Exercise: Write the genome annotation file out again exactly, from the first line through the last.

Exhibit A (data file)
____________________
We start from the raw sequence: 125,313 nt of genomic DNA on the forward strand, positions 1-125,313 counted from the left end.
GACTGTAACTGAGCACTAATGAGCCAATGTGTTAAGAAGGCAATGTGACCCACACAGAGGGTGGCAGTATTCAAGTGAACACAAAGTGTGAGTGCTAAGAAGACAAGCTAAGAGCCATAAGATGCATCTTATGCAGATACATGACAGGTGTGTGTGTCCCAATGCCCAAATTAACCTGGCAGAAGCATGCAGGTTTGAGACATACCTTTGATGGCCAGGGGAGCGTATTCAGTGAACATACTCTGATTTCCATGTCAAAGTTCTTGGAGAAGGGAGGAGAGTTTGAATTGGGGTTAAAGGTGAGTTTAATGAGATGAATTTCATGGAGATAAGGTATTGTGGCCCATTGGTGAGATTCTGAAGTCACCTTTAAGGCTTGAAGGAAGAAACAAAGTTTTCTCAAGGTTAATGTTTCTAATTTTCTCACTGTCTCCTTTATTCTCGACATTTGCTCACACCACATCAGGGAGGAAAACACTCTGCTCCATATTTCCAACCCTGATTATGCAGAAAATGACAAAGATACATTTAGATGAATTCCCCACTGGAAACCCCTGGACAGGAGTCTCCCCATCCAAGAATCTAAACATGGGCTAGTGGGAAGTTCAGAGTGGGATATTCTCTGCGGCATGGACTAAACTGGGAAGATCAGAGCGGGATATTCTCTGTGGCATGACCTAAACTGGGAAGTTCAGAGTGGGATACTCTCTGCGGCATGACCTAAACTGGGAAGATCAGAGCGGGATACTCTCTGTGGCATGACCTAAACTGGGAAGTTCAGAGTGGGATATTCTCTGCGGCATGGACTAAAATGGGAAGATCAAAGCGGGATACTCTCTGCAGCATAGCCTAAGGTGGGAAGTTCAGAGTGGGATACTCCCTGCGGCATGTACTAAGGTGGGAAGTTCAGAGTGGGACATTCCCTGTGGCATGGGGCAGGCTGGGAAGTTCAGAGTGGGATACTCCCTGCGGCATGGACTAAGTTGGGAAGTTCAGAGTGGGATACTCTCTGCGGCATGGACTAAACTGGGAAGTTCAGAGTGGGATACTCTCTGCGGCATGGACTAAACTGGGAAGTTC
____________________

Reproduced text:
We start from the raw sequence: 125,313 nt of genomic DNA on the forward strand, positions 1-125,313 counted from the left end.
GACTGTAACTGAGCACTAATGAGCCAATGTGTTAAGAAGGCAATGTGACCCACACAGAGGGTGGCAGTATTCAAGTGAACACAAAGTGTGAGTGCTAAGAAGACAAGCTAAGAGCCATAAGATGCATCTTATGCAGATACATGACAGGTGTGTGTGTCCCAATGCCCAAATTAACCTGGCAGAAGCATGCAGGTTTGAGACATACCTTTGATGGCCAGGGGAGCGTATTCAGTGAACATACTCTGATTTCCATGTCAAAGTTCTTGGAGAAGGGAGGAGAGTTTGAATTGGGGTTAAAGGTGAGTTTAATGAGATGAATTTCATGGAGATAAGGTATTGTGGCCCATTGGTGAGATTCTGAAGTCACCTTTAAGGCTTGAAGGAAGAAACAAAGTTTTCTCAAGGTTAATGTTTCTAATTTTCTCACTGTCTCCTTTATTCTCGACATTTGCTCACACCACATCAGGGAGGAAAACACTCTGCTCCATATTTCCAACCCTGATTATGCAGAAAATGACAAAGATACATTTAGATGAATTCCCCACTGGAAACCCCTGGACAGGAGTCTCCCCATCCAAGAATCTAAACATGGGCTAGTGGGAAGTTCAGAGTGGGATATTCTCTGCGGCATGGACTAAACTGGGAAGATCAGAGCGGGATATTCTCTGTGGCATGACCTAAACTGGGAAGTTCAGAGTGGGATACTCTCTGCGGCATGACCTAAACTGGGAAGATCAGAGCGGGATACTCTCTGTGGCATGACCTAAACTGGGAAGTTCAGAGTGGGATATTCTCTGCGGCATGGACTAAAATGGGAAGATCAAAGCGGGATACTCTCTGCAGCATAGCCTAAGGTGGGAAGTTCAGAGTGGGATACTCCCTGCGGCATGTACTAAGGTGGGAAGTTCAGAGTGGGACATTCCCTGTGGCATGGGGCAGGCTGGGAAGTTCAGAGTGGGATACTCCCTGCGGCATGGACTAAGTTGGGAAGTTCAGAGTGGGATACTCTCTGCGGCATGGACTAAACTGGGAAGTTCAGAGTGGGATACTCTCTGCGGCATGGACTAAACTGGGAAGTTC